I made it through the last few miles of heat and delirium thinking through your kind comments and notes, and anticipating, even smiling at what awaited me. And it was an absolute joy and delight. It breathes new life every afternoon. Thank you for the generosity.
I am off to go wipe myself with anti-bacterial, 3+ days of no showers, no water cleansing, and the same clothes. All orifices smell about the same at this point. This is as raw as it gets I suppose - I never had imagined that I could put up with hygiene of such low quality or none at all, and yet here we are still grinding through it. Also looking forward to the rapidly declining ration of freeze-dried meals aka dinner. Beef jerky never tasted this good, Cliff bars never tasted this disgusting. 2 more days of running, please make me finish, you've been running this with me all along.
03-Oct-2011 03:17:24 AM [(GMT+08:00) Beijing, Chongqing, Hong Kong, Urumqi]
I got 11 hours of sleep last night, passed out in the cramped tent at 6 PM and woke up with someone's foot on my face at 5 AM -- well 11 hours of sleep on sand and rock, but it did help with some recovery. So lesson #1, there are easier ways to raise money for people and organizations that you love and support :) Lesson #2, it's hardly ever about competing with others, it's usually competing with oneself. I thought about this a lot today, and reflecting on things, I am pretty confident that I usually don't compete on the big things in life with others, it's almost always an obsession with avoiding failure, or failing and learning from it immediately (feedback loops), or doing things better than the last time because you know you have more of whatever it is, in you.
Day 2 was even more brutal that Day 1, I am not sure how long I can keep up. Tomorrow is the toughest course, although Day 5 is the 54 miler. They say if you can make it past Day 3, then you're in it to finish it. It was hotter on a longer course today. Apparently this race is one of the toughest of the 4 deserts, according to winners from Gobi and Aticama who are competing here. In fact my American tent mate who finished first yesterday, fell behind because of heat and dehydration, he's still in the Med Tent recovering. This is purely masochistic, and the Course Director (who curates the course) is a fucking sadist. Just when you think you're at the home stretch, he throws you this 60 degree incline, uphill in soft sand, that goes on forever ... absolutely brutal, back-breaking (literally with the pack that doesn't seem to get lighter), and almost crushes the very will of man.
I was fresh enough this morning and ran the first half, passed in the top 5 at the first check point, and top 10 at the second ... then experienced the mental and physical decline at almost the same time as yesterday. The goal is to get back to camp as soon as possible, to avoid staying on your feet for too long, to beat the sweltering sun after 11 AM ... and to eat! That shitty camp food is starting to taste so good, I almost licked another guy's fingers because I could see some left over curry on them ... and my food reserves seem to be declining rapidly. I had made a series of tradeoffs packing my back pack both in New York and in Cairo, and each time I took out more food to make the bag lighter. At the current rate, I might be out of food by the middle of Day 5, if I make it that far. If I do, I'm sure my body will figure it out, and maybe a little bit of will power between now and then will help me ease the intake.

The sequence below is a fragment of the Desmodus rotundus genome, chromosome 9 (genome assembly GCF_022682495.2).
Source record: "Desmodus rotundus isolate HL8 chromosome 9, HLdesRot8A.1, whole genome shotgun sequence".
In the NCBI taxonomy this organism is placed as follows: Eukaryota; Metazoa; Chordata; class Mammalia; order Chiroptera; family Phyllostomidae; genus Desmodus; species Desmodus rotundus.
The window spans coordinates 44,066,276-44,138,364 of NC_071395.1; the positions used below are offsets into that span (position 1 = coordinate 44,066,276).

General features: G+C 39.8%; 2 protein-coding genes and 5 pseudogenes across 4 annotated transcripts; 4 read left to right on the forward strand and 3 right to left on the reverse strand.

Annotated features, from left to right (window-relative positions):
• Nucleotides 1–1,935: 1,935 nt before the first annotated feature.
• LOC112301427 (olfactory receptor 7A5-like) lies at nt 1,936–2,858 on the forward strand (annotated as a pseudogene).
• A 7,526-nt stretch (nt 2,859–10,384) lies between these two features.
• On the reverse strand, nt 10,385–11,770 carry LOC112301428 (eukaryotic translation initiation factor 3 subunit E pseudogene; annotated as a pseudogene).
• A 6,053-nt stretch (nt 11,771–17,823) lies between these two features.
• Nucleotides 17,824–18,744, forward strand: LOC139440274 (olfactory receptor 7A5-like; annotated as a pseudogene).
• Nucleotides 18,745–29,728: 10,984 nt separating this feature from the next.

We are probably consuming a third to a half of the calories that we burn throughout the day. 7 miles into today, after check point 1, I had intense hunger pangs, so I ended up eating all my gel ration for the day right at the start ... I think it might have helped getting me to the second check point. And so the drudgery began after the second check point, insane heat, rough sandy terrain, the end nowhere in sight. Add to that the increasing pain of shoes half a size too small because of intense heat swelling, I think I might have to cut the fronts off at the risk of sand blisters, but it seems like it might be worth it given the pain my toes are in. In fact, I am pretty sure that I would be running a lot more if it wasn't for the pain at the front of my feet ... I'm having to run/ walk at awkward angles to lessen the force at the front of the shoe. If one thing breaks me first, it might be this, and I feel like such an asshole for not going another half a size up.
I did observe and sometimes enjoy the stunning scenery that pops up in the middle of desert monotony. There is a beautiful Monastery, for example, in the middle of what I suspect is nowhere, there isn't any life here besides snakes and scorpions, that is still inhabited by a number of Monks. I am sure I would find God too if I sat under a tree for 9 years, or spent my life in an isolated Monastery in the middle of a desert with no civilization around. But mostly it was constantly overcoming the pain, and the intermittent and then more frequent feeling of defeat. There are moments of utter collapse, the intensity of the heat, the painful feet, the disgusting feeling of "fullness" from buckets of water, water that leaves you body before you've even finish drinking it, and it's so easy to give up then, or to lie down in the middle of open desert and go to sleep. And while I have made it through those moments so far, I am not sure how much more will I got left, we'll see. I either cut my shoes of, or saw my toes off, something's gotta give.